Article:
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Dead Cat Bounce is about attitude. The saxophone quartet with rhythm section is definitely not your typical garden variety combo. With highly orchestrated material injected with taut musicianship and a sense of wittiness, the group has been lauded in the press and in their hometown of Boston. Their new recording Home Speaks to the Wandering continues in the vein of their recent recordings with tinges of Charles Mingus, the World Saxophone Quartet, and new attitudes.
A cursory listen might overlook the essence of the new recording, which has an almost retro sound that is not as pristine as other sax quartet recordings. The mood and character is an exploration of various styles. The opening cut, “Hiram Henkler’s Shrunken Heads,” carries a big band persona with blaring horns intermingled with meaty solo spots from the alto and baritone sax. “SOS Anakara,” which features an interesting bass solo, might be dubbed as “modal avant-garde” with its more contemporary feel.
Other shades include the New Orleans-flavored “Hepcat Revival,” which grooves but fizzles at the end with unrealistic gospel church shouts. Horns swirl intricately on “Myopia Hunt Club,” which begins with a surprising Celtic-like flute intro. Things get funky on the ragtime stride piece “Dis,You Dear,” with its delicate horn arrangements and a spirited flute solo, while free jazz explorations abound on “Cats: Is It Fish or Finite.”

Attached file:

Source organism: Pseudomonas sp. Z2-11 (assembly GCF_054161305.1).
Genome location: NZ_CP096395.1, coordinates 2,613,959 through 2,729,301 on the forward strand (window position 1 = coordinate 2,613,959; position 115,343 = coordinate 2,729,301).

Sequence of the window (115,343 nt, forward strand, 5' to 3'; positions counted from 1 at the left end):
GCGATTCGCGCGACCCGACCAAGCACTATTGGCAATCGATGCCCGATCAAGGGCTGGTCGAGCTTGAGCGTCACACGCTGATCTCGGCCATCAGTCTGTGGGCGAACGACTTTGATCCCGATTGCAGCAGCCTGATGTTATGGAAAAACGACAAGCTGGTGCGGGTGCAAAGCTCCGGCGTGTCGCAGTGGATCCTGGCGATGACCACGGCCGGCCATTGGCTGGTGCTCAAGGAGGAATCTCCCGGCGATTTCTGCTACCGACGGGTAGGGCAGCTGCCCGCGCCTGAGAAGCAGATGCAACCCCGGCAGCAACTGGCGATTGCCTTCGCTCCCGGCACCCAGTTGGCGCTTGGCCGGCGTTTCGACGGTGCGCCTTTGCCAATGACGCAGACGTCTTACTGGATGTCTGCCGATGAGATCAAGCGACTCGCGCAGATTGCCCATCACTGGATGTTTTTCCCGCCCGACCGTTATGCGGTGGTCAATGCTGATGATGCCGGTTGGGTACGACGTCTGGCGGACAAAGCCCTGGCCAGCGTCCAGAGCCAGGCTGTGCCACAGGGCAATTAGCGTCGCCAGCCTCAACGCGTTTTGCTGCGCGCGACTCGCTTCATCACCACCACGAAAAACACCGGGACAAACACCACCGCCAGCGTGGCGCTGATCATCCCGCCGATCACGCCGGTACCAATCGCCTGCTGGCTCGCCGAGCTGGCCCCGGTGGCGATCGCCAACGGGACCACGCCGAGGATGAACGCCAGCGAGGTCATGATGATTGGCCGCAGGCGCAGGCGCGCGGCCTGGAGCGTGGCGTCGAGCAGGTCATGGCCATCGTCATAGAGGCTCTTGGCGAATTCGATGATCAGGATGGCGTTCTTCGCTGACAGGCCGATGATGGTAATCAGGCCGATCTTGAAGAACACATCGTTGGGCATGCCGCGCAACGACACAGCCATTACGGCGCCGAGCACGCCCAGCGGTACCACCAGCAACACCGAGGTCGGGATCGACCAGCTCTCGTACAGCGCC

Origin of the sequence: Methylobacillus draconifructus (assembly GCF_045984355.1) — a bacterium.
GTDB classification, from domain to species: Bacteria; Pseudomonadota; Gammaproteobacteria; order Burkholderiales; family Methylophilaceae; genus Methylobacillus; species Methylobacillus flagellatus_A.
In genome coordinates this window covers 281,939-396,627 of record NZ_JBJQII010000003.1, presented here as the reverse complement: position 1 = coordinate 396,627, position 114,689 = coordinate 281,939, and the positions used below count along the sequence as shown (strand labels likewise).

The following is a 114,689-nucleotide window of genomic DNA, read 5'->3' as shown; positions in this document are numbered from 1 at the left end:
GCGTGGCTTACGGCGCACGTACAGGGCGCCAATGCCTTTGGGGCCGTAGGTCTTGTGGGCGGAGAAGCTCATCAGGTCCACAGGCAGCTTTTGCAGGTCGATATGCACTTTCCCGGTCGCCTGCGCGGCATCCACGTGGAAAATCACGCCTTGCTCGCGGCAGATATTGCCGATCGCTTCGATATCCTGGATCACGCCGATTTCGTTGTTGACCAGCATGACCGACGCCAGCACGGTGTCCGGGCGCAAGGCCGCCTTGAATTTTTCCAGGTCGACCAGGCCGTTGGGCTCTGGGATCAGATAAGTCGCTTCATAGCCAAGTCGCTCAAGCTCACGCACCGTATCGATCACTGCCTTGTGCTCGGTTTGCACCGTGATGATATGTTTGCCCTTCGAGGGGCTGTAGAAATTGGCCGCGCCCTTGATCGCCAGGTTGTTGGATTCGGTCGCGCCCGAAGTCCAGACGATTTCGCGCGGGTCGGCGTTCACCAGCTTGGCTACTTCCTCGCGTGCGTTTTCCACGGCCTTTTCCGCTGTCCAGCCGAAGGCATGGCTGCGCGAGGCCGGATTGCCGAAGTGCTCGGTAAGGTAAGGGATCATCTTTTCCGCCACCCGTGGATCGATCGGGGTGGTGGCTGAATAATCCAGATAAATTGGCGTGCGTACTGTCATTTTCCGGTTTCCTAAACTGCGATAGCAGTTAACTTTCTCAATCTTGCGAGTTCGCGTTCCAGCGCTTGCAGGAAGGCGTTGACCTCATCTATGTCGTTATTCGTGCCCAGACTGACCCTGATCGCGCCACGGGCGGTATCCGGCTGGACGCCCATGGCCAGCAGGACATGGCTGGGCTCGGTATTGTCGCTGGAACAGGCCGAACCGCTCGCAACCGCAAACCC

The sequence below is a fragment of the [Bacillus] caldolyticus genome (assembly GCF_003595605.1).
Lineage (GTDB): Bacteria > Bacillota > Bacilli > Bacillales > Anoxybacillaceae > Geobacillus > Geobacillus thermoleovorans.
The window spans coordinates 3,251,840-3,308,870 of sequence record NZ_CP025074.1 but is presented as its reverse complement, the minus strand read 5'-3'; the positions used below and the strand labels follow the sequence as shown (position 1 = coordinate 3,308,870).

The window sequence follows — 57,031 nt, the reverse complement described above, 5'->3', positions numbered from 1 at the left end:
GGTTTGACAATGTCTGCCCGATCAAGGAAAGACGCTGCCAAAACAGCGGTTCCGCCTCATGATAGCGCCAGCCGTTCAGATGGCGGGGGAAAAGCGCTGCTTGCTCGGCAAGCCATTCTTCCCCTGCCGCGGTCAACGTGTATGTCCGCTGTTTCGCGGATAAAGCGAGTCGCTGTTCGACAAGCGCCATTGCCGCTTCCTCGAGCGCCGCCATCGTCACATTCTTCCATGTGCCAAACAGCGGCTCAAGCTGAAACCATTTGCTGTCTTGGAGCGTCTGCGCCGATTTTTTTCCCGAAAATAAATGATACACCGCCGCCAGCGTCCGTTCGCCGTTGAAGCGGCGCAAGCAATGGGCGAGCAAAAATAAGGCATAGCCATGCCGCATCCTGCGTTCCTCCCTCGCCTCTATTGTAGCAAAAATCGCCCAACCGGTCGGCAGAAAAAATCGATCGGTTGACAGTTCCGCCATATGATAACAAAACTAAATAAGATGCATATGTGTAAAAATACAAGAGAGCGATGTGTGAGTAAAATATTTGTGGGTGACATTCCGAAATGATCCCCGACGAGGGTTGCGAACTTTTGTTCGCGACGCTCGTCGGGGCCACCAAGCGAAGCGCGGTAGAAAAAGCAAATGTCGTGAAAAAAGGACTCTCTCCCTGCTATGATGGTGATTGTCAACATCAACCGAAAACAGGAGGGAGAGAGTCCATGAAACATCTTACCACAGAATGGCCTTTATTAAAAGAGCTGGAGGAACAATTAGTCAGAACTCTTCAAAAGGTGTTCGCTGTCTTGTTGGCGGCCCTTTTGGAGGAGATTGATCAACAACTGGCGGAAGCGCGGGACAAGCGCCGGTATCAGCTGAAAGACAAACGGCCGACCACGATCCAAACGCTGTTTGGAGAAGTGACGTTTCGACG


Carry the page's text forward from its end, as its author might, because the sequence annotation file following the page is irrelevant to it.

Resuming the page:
Things sometimes get a little convoluted on pieces such as “Hear My Flow,” with changing tempos and combating horn play. One criticism here might be artistic overindulgence, but it's contravened by humorous approach to tunes with names such as “ I Once Was Vaccinated With a Phonograph Needle.” But regardless, the one thing that stands out is that Dead Cat Bounce is serious in their execution of the music.
Track Listing: 1. Hiram Henkler
Personnel: Jared Sims - soprano/tenor sax, clarinet;
Matt Steckler - alto/soprano/tenor sax, flute;
Charlie Kohlhase - alto/baritone sax; Drew Sayers - alto/tenor/baritone sax;
Arie Werbrouck - bass; Bill Carbone - drums, percussion
As a kid, my mom told me I'd like jazz. I thought she was nuts. Then I went to hear Cannonball Adderley (with Nat Adderley, George Duke, Walter Booker, Roy McCurdy and Airto) and everything changed. Yeah, mom knows best.